Jump to ContentJump to Main Navigation
The Oxford Handbook of Rationality$
Users without a subscription are not able to see the full content.

Alfred R. Mele and Piers Rawling

Print publication date: 2004

Print ISBN-13: 9780195145397

Published to Oxford Scholarship Online: January 2005

DOI: 10.1093/0195145399.001.0001

Show Summary Details
Page of

PRINTED FROM OXFORD SCHOLARSHIP ONLINE (www.oxfordscholarship.com). (c) Copyright Oxford University Press, 2019. All Rights Reserved. Under the terms of the licence agreement, an individual user may print out a PDF of a single chapter of a monograph in OSO for personal use (for details see www.oxfordscholarship.com/page/privacy-policy).date: 18 June 2019

RATIONALITY, LANGUAGE, AND THE PRINCIPLE OF CHARITY

RATIONALITY, LANGUAGE, AND THE PRINCIPLE OF CHARITY

Chapter:
(p.343) chapter 18 RATIONALITY, LANGUAGE, AND THE PRINCIPLE OF CHARITY
Source:
The Oxford Handbook of Rationality
Author(s):

Kirk. Ludwig (Contributor Webpage)

Publisher:
Oxford University Press
DOI:10.1093/0195145399.003.0018

Ludwig deals with the relations between language, thought, and rationality, and, especially, the role and status of assumptions about rationality in interpreting another’s speech and assigning contents to her psychological attitudes—her beliefs, desires, intentions, and so on. The chapter is organized around three questions: (1) What is the relation between rationality and thought? (2) What is the relation between rationality and language? (3) What is the relation between thought and language? Ludwig argues that some large degree of rationality is required for thought and consequently that same degree of rationality at least is required for language since language requires thought. Thought, however, does not require language. In answering questions (2) and (3), Ludwig gives particular attention to Davidson’s arguments for the Principle of Charity, according to which it is constitutive of speakers that they are largely rational and largely right about the world, and to Davidson’s arguments for the thesis that without the power of speech we lack the power of thought.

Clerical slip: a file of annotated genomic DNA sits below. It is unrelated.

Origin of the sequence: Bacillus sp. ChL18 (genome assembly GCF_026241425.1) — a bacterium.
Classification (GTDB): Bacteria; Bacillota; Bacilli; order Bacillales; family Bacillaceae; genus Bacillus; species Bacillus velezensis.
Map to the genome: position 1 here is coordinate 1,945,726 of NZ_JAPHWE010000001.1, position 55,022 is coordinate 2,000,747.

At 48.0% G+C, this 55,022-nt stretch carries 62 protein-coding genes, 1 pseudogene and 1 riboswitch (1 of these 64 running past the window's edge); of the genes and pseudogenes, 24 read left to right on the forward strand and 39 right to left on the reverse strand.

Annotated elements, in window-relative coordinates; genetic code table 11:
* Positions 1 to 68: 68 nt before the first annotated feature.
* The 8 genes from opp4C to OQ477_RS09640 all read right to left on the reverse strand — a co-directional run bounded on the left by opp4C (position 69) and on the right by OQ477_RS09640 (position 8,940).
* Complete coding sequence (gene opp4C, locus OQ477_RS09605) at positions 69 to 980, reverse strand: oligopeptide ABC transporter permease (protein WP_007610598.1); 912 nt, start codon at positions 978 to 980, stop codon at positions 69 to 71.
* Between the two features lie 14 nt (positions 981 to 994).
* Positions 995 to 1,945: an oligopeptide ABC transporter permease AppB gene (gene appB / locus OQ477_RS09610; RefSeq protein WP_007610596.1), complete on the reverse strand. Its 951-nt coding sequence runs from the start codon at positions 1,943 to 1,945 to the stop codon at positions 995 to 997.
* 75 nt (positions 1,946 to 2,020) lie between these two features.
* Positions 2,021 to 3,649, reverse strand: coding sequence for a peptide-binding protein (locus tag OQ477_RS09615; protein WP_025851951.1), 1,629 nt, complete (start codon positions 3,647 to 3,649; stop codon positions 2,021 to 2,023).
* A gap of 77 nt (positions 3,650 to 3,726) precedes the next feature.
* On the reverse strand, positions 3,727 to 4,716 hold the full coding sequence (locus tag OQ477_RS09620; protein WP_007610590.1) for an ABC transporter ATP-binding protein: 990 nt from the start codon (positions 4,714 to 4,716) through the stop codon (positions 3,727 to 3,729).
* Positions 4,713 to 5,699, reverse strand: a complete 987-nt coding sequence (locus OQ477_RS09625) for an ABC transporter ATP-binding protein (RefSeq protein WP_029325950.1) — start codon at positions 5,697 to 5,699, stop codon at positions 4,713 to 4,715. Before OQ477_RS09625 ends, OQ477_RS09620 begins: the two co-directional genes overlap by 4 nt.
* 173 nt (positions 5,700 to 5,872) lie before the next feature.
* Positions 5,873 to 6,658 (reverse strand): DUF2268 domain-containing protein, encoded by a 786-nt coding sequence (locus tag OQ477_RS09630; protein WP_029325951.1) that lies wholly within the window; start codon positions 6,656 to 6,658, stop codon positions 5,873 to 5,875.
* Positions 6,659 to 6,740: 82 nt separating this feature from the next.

Keywords:   assumption, belief, content, desire, intention, interpretation, language, Principle of Charity, psychological attitudes, thought

Oxford Scholarship Online requires a subscription or purchase to access the full text of books within the service. Public users can however freely search the site and view the abstracts and keywords for each book and chapter.

Please, subscribe or login to access full text content.

If you think you should have access to this title, please contact your librarian.

To troubleshoot, please check our FAQs , and if you can't find the answer there, please contact us .